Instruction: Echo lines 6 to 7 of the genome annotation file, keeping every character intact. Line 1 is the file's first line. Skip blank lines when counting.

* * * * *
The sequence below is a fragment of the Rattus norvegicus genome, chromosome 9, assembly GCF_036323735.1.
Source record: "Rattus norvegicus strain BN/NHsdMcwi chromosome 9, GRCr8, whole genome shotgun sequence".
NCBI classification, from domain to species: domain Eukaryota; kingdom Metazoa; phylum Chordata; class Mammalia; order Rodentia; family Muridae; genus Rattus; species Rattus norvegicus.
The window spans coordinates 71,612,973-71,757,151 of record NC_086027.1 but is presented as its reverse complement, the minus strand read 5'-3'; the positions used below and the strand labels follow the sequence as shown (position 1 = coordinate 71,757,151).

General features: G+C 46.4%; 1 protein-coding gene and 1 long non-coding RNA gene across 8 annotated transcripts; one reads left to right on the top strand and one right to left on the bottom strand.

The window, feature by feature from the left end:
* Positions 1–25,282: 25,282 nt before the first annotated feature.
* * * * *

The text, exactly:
The window, feature by feature from the left end:
* Positions 1–25,282: 25,282 nt before the first annotated feature.